To Live Is Christ, To Die Is Gain


 Scripture: Philippians 1:21-26


How far would you be willing to go in order to follow Christ? Put another way: What are you not willing to do for Christ? Perhaps there is something that that you hold near and dear to your heart that you know you would have trouble giving up for the sake of Christ. Perhaps there is something that you do that you know that Christ is not pleased with. Perhaps there is a person in your life that you value so highly that it would be difficult to choose Christ over him or her. Perhaps there is another category that I have missed here. Regardless, if you value something so much that it would be difficult for you to give that thing up for the sake of Christ, then it is time for you to step away from that thing in whatever capacity it takes to continue to follow Christ. As an example, if you value your finances so much that you could not imagine giving them to the cause of Christ, then it is probably time to give over a significant amount of your finances to the cause of Christ, lest they become an idol in your life.

Why do I bring these things up? Because they are relevant to the passage in front of us today. We saw in the last passage that Paul's desire was to be unashamed of Christ and to honor Christ, whether in life or in death. Now, Paul expands on these thoughts. Paul issues a statement that has become a favorite verse of Scripture for many. Paul simply begins this section with "For me to live is Christ, and to die is gain." This is the central point of this section and the previous one, and the point on which Paul expands in the next several verses.

Paul states that to live is Christ. What exactly does Paul mean by this? It seems that, for Paul, to continue living would be to live for Christ. Paul does not appear to have in mind that, should he be found innocent by Caesar's court and set free, he should serve himself in any way. Rather, Paul's main concern, raised in the previous section, was to glorify Christ no matter the cost. For Paul, to live was to live in such a way as to glorify Christ. In Paul's argument, this actually works out in favor of the Church at Philippi, and presumably for the Church as a whole. Paul expected his living to involve labor (v. 22). He also expected this labor to bear fruit. It is extraordinarily likely that Paul was intending to continue the work of ministry after he was released from custody in Rome, and he expected to see the fruit of his labors in the ministry, including the fruit of his labor among the Philippians. Indeed, Paul was already seeing some fruit of his labor in ministry even while he was in prison at Rome. The imperial guard had come to know that it was because of Christ, and not because of wrongdoing, that Paul was imprisoned in Rome at this time (v.13). In addition, Paul's work in ministry, even as it was done in prison, emboldened other believers to speak the word of God without fear (v. 14). Just as Paul saw the fruit of his labor in ministry while he was in prison at Rome, so Paul also expected to see more fruit of his labor when he was released.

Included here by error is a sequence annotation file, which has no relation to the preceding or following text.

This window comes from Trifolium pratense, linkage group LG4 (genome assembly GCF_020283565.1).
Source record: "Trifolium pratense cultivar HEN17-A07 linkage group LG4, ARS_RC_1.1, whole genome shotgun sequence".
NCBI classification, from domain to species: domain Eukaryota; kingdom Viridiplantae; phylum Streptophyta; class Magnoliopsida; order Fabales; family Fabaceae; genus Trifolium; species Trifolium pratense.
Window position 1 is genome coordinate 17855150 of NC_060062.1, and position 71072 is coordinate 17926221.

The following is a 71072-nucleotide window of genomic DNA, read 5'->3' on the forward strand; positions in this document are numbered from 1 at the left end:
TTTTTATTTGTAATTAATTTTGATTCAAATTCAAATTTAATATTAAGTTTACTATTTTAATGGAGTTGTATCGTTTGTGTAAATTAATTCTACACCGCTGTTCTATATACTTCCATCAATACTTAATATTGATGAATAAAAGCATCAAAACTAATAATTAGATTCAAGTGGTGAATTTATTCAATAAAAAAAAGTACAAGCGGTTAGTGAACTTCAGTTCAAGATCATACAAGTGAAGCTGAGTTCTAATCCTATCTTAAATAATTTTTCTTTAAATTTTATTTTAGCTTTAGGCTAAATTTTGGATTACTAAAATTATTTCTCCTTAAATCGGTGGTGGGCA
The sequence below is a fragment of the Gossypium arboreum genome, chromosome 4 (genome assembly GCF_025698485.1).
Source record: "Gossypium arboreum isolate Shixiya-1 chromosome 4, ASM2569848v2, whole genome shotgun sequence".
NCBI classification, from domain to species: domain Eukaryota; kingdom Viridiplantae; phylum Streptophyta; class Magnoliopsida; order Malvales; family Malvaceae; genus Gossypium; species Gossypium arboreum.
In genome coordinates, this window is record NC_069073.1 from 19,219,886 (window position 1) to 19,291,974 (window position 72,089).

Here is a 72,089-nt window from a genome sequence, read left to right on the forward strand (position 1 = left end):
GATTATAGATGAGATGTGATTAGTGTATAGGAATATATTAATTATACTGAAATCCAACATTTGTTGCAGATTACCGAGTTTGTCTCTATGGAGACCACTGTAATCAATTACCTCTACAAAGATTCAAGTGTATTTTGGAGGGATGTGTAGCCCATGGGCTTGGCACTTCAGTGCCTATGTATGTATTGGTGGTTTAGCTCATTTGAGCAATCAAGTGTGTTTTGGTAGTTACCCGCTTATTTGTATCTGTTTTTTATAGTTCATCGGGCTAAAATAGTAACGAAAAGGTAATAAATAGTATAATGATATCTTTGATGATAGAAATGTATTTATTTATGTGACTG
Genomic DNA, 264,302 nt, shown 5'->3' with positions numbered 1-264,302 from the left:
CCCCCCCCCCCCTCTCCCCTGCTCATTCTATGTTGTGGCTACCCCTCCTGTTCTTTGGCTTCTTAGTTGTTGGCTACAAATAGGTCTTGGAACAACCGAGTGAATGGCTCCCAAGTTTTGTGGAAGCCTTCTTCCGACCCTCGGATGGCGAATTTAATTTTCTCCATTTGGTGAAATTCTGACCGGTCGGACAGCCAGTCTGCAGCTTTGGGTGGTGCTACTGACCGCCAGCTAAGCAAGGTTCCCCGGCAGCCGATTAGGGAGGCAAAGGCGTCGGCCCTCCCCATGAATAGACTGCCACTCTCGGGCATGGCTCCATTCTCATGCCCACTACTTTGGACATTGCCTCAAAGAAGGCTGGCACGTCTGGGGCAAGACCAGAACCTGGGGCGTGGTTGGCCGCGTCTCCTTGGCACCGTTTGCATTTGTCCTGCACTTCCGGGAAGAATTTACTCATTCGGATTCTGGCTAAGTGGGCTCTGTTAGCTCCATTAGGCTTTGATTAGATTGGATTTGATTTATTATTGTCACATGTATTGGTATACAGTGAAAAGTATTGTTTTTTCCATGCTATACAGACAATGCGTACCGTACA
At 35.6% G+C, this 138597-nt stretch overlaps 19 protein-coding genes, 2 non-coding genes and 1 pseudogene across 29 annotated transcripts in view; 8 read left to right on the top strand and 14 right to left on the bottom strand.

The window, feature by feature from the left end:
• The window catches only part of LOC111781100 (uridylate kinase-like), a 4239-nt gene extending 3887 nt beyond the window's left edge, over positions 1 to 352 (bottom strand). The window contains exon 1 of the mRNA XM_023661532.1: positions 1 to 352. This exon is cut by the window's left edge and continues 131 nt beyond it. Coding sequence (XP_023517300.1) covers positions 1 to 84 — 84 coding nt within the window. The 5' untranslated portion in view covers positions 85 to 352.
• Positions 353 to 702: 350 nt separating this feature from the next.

Paul also believed that it was necessary for him to live on account of the Philippians. By this, Paul likely meant that the Philippians stood to gain far more from his continuing to live than they would in his death. Paul believed that, because of this, God would allow him to continue living in order to benefit the Church at Philippi. We can reasonably conclude that Paul's first imprisonment at Rome led to his ultimate release. However, it is hard to say with certainty the specific ways in which the Philippian church benefitted from this release. Regardless, Paul's belief was that he could, in some way, benefit the Philippians if he were not executed at Rome.

Paul also believed that it would be gain for him to die. What exactly did Paul mean by this? This seems like a difficult pill for us to swallow, but Paul did not value his life more than he valued Christ. Rather, Paul valued Christ more than all else, including his own life. Paul does not appear to have meant that all people would benefit from his death. This is especially clear in light of Paul's statement that to stay and minister would be more beneficial for the Philippians. However, Paul would benefit personally from his departing to be with Christ. Thus, whether in life or in death, Christ is glorified. This brings me back to my original question: How far are you willing to go to follow Christ? Are you willing to lay down your own life for the sake of the Gospel? Is there something standing in the way of you completely following Christ? Examine your life carefully, and go produce fruitful labor for the sake of Christ.

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